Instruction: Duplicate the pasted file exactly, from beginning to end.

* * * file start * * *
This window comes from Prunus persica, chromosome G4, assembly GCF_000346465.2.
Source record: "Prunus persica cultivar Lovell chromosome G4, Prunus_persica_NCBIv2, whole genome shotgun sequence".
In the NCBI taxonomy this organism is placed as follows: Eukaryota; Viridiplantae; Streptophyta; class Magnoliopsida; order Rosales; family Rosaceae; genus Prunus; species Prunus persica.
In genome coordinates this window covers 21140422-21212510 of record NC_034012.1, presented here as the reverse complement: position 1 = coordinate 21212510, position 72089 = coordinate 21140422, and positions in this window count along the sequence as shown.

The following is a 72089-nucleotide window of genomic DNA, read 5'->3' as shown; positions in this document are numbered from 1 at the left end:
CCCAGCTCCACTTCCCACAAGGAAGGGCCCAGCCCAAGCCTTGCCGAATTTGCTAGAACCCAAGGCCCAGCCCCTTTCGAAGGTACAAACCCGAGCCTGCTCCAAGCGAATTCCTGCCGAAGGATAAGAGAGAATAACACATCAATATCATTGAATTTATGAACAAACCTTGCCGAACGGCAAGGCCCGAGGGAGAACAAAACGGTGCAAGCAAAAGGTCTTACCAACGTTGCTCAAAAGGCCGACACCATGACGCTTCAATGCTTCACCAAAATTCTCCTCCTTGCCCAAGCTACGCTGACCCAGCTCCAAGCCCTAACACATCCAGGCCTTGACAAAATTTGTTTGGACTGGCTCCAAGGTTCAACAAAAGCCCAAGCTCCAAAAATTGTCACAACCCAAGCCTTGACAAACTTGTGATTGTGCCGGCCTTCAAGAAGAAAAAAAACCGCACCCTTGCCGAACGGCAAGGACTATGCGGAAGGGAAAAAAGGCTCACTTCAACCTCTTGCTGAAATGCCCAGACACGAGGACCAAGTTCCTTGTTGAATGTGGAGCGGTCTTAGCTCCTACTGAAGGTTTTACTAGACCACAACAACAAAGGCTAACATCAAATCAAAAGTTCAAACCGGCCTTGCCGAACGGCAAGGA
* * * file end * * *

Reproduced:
This window comes from Prunus persica, chromosome G4, assembly GCF_000346465.2.
Source record: "Prunus persica cultivar Lovell chromosome G4, Prunus_persica_NCBIv2, whole genome shotgun sequence".
In the NCBI taxonomy this organism is placed as follows: Eukaryota; Viridiplantae; Streptophyta; class Magnoliopsida; order Rosales; family Rosaceae; genus Prunus; species Prunus persica.
In genome coordinates this window covers 21140422-21212510 of record NC_034012.1, presented here as the reverse complement: position 1 = coordinate 21212510, position 72089 = coordinate 21140422, and positions in this window count along the sequence as shown.

The following is a 72089-nucleotide window of genomic DNA, read 5'->3' as shown; positions in this document are numbered from 1 at the left end:
CCCAGCTCCACTTCCCACAAGGAAGGGCCCAGCCCAAGCCTTGCCGAATTTGCTAGAACCCAAGGCCCAGCCCCTTTCGAAGGTACAAACCCGAGCCTGCTCCAAGCGAATTCCTGCCGAAGGATAAGAGAGAATAACACATCAATATCATTGAATTTATGAACAAACCTTGCCGAACGGCAAGGCCCGAGGGAGAACAAAACGGTGCAAGCAAAAGGTCTTACCAACGTTGCTCAAAAGGCCGACACCATGACGCTTCAATGCTTCACCAAAATTCTCCTCCTTGCCCAAGCTACGCTGACCCAGCTCCAAGCCCTAACACATCCAGGCCTTGACAAAATTTGTTTGGACTGGCTCCAAGGTTCAACAAAAGCCCAAGCTCCAAAAATTGTCACAACCCAAGCCTTGACAAACTTGTGATTGTGCCGGCCTTCAAGAAGAAAAAAAACCGCACCCTTGCCGAACGGCAAGGACTATGCGGAAGGGAAAAAAGGCTCACTTCAACCTCTTGCTGAAATGCCCAGACACGAGGACCAAGTTCCTTGTTGAATGTGGAGCGGTCTTAGCTCCTACTGAAGGTTTTACTAGACCACAACAACAAAGGCTAACATCAAATCAAAAGTTCAAACCGGCCTTGCCGAACGGCAAGGA